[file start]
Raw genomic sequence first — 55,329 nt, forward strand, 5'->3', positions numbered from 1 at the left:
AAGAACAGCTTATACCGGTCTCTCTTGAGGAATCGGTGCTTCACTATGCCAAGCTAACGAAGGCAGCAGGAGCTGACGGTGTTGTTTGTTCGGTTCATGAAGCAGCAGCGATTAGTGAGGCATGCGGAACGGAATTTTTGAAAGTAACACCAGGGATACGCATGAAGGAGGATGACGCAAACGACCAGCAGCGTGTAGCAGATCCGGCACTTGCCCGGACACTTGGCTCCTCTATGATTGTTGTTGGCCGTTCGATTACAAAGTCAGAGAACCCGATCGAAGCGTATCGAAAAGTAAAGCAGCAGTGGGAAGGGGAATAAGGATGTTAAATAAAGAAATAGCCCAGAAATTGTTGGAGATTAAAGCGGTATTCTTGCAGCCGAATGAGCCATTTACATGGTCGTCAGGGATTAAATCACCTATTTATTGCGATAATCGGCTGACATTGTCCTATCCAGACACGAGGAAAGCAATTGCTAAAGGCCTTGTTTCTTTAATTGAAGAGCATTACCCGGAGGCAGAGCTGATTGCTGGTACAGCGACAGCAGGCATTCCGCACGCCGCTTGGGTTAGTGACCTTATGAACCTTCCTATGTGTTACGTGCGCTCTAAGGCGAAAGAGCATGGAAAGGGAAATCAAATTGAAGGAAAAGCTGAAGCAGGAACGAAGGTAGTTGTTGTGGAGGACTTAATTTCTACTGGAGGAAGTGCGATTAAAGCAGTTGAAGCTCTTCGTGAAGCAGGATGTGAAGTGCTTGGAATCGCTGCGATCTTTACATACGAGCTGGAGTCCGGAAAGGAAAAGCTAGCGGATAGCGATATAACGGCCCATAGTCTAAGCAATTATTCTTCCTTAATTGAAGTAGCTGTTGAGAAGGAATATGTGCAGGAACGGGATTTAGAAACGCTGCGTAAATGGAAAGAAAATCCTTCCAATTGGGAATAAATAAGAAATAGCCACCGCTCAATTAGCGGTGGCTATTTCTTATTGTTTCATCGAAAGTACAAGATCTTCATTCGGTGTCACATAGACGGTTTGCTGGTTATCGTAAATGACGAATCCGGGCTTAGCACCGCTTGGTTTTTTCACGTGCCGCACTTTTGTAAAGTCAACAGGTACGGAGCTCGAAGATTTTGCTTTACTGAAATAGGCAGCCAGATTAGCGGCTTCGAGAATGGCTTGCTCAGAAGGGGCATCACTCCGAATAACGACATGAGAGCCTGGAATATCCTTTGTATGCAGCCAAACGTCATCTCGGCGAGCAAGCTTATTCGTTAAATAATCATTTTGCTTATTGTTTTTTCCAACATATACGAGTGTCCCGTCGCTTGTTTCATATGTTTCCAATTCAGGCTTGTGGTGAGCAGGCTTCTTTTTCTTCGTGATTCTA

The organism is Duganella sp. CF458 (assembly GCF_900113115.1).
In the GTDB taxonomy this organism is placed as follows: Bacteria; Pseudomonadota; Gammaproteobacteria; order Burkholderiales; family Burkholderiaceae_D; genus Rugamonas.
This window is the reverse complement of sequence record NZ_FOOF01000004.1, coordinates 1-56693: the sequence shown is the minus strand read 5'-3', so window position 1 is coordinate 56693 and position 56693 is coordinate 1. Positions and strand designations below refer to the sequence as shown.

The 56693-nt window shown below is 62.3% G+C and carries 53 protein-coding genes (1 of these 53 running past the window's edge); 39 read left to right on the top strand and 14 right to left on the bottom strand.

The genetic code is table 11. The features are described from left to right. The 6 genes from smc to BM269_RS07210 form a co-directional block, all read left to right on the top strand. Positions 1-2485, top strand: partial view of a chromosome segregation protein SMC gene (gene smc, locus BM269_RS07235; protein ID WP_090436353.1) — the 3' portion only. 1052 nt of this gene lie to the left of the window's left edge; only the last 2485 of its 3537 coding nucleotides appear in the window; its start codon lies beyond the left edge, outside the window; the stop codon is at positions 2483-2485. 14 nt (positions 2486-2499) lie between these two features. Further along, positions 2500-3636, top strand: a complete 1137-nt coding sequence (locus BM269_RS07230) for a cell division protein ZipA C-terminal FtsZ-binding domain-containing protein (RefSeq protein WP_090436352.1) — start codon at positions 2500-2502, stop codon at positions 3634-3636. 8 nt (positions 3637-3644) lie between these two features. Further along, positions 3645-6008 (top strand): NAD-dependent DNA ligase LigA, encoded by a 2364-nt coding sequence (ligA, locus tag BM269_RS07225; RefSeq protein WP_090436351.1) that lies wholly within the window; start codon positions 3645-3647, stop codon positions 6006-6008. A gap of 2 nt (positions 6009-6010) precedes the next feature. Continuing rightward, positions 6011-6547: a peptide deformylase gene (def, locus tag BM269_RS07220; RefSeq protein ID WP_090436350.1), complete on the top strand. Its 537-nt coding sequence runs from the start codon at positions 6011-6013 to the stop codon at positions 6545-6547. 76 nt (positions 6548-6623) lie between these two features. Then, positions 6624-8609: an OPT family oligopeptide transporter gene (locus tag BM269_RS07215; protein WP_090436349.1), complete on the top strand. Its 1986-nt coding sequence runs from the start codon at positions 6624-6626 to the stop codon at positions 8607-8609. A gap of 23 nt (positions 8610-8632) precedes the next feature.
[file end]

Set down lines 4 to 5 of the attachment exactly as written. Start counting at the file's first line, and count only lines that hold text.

In the GTDB taxonomy this organism is placed as follows: Bacteria; Pseudomonadota; Gammaproteobacteria; order Burkholderiales; family Burkholderiaceae_D; genus Rugamonas.
This window is the reverse complement of sequence record NZ_FOOF01000004.1, coordinates 1-56693: the sequence shown is the minus strand read 5'-3', so window position 1 is coordinate 56693 and position 56693 is coordinate 1. Positions and strand designations below refer to the sequence as shown.